|I’d Call It That||3.0||13.00||3||(Noah)|
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I just went and found the mushroom again to smell it, and I was still unable to detect anything. I don’t have the best sense of smell, but this observation matches the text in my Miller guide – “Odor not distinctive”. The other Hygrophorus species that book lists are also mentioned as being odorless.
isn’t always distinctive, and maybe not sensed by everybody. I find it often rather subtle.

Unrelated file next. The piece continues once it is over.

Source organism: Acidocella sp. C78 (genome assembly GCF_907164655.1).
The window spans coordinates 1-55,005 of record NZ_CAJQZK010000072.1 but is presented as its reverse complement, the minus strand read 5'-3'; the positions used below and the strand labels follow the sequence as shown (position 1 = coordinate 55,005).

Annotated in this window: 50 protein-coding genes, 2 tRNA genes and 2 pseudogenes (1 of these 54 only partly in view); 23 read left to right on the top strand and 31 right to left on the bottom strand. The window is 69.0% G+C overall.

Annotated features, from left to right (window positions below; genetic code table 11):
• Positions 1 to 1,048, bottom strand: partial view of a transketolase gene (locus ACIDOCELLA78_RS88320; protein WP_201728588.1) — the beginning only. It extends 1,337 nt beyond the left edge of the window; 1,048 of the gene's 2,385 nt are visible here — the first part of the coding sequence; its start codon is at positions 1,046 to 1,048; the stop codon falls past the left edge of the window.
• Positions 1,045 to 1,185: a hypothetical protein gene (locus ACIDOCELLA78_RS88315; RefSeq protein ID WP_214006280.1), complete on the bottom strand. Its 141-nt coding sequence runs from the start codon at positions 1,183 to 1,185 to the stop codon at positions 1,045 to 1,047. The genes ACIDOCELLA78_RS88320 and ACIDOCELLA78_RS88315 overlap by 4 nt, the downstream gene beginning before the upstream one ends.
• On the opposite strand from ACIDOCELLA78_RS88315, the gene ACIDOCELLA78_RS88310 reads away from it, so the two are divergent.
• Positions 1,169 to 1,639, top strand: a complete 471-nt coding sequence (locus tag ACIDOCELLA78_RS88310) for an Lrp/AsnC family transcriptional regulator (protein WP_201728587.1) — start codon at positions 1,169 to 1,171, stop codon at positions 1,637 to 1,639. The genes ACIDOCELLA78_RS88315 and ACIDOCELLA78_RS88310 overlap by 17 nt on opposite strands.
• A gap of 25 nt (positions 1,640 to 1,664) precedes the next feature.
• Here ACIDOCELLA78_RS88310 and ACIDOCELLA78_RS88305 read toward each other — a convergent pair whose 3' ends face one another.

She mentions no distinctive smell, the book I’m looking at mentions a distinctive odor of sage!
Yes, this looks like the one you call Hygrophorus eburneus. I don’t know which one you actually have in California.
In Europe, we are now regarding Hygrophorus eburneus as a species growing with beech, the similar Hygrophorus cossus with oak. They can also be told apart by a KOH reaction on the stem base (brownish orange on eburneus, none on cossus).
Here is a nice observation of that species from CureCat showing the slime!
Created: 2010-01-17 05:20:33 CST (-0500)
Last modified: 2010-06-20 23:06:33 CDT (-0400)
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